Conduct an Interview

Filming an interview is more than just filming someone answering questions. It requires a good interviewer, who understands the social aspects of interviewing and can make the interviewee feel at ease.

Select Interviewee

First, find a suitable Interviewee. The best interviewees are passionate and articulate when they speak. If you get bored listening to someone, chances are the audience for your film will be bored too!

If it’s possible to do so, have the Interviewee sign an Appearance Release before you begin filming. If it’s not possible, do it after the interview. An Appearance Release gives you permission to use the footage you shoot.

Decide on your Questions

Generate a list of questions to ask. What information do you want viewers to learn from the person you have chosen? Try to think of open-ended questions rather than ones that produce yes or no answers.

Determine the Location

Think about where you will conduct the interview. How can the background communicate additional information about the person you are interviewing? Also, take into account the proper lighting and sound that the place will allow.

Arrange to film your subject in the place you have chosen to conduct the interview.

Framing your Camera Angle

Position the person to achieve a shot that looks good to you. Make sure you can see the person’s face.

  • The conventional framing for an interview is a medium close-up (MCU, from the center of the chest to the head). Sometimes we also see them framed in close-ups, medium shots, and wide shots. Demonstrate each shot by drawing it.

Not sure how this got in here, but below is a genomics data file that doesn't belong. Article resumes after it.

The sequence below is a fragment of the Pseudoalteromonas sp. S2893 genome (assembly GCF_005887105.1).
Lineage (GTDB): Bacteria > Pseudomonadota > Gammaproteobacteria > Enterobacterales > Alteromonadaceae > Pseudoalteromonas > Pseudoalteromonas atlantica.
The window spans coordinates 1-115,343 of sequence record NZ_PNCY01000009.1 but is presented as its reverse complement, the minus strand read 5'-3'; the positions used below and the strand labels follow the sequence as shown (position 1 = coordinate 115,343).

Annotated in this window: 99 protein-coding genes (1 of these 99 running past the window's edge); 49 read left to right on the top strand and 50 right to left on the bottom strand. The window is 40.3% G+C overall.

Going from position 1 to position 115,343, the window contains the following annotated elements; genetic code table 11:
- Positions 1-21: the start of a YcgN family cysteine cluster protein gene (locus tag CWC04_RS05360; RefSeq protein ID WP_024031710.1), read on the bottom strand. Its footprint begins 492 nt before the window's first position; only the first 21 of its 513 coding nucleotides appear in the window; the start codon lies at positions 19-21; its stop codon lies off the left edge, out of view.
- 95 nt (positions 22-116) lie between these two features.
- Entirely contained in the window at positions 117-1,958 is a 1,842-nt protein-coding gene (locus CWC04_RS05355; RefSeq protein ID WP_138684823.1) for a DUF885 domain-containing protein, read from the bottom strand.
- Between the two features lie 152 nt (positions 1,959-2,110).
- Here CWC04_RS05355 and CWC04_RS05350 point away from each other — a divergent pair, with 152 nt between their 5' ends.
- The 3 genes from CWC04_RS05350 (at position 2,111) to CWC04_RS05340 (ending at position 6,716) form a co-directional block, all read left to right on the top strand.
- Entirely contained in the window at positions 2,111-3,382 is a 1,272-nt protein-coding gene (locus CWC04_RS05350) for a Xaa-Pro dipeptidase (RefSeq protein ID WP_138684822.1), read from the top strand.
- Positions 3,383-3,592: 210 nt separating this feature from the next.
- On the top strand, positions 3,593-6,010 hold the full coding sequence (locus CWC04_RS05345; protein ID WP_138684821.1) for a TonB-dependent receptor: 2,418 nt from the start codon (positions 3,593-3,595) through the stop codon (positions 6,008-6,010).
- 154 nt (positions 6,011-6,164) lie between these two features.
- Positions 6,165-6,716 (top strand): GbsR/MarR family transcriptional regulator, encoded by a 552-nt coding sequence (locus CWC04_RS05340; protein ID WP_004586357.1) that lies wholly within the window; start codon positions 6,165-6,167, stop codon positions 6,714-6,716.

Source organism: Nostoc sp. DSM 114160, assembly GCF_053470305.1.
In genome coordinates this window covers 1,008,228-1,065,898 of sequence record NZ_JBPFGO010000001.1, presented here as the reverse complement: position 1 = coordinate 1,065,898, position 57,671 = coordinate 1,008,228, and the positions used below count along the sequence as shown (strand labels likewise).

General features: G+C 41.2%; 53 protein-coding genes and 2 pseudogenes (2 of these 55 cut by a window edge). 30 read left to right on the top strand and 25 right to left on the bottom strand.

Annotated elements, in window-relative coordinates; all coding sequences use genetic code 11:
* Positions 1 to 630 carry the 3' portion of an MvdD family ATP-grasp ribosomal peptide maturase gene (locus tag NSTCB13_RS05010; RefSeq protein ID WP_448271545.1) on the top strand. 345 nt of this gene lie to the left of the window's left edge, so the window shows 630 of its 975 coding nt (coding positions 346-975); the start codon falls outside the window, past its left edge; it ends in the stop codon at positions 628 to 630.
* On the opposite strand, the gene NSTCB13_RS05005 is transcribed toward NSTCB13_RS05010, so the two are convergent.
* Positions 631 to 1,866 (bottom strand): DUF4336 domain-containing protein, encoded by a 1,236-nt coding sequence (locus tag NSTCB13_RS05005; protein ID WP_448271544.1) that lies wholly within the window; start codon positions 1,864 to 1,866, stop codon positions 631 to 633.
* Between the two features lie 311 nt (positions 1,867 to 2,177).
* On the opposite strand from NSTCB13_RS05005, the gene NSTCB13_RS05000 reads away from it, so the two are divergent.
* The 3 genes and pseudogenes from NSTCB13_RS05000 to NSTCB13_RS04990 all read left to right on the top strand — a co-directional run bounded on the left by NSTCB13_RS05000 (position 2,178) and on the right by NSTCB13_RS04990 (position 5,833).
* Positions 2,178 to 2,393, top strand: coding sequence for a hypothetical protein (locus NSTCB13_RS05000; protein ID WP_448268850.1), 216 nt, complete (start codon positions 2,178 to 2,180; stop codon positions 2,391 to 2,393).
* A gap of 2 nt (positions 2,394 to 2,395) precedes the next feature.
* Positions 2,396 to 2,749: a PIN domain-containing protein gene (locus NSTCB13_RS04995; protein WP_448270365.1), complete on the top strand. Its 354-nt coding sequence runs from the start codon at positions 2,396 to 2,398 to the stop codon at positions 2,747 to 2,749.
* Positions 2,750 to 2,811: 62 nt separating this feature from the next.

• Many people feel it is awkward or amateurish to leave too much headroom at the top of the frame. In a medium close-up, the eyes are positioned 1/3 of the way down the frame, which leaves little to no headroom. Demonstrate by drawing.
  • The background you choose for an interview can make a shot more informative and is therefore very important. Try to pick a background that reinforces the content of the interview or tells us something about the subject. Try not to position the interviewee in front of a window.

Other compositions include:

  • Medium Shot (MS): From the waist to the head.
  • Close-Up (CU): Only the head and face
  • A Note on Wide Shots (WS): A wide shot emphasizes the space instead of the subject. In many cases, the subject’s whole body is included in the frame. Wide shots are generally not appropriate for interviews because we cannot easily see the Interviewee’s expression. There are, however, times where a wide shot is appropriate for an interview. When there is something of special importance in the background, and it cannot be framed in a closer shot, then it is appropriate to use a wide shot for the interview.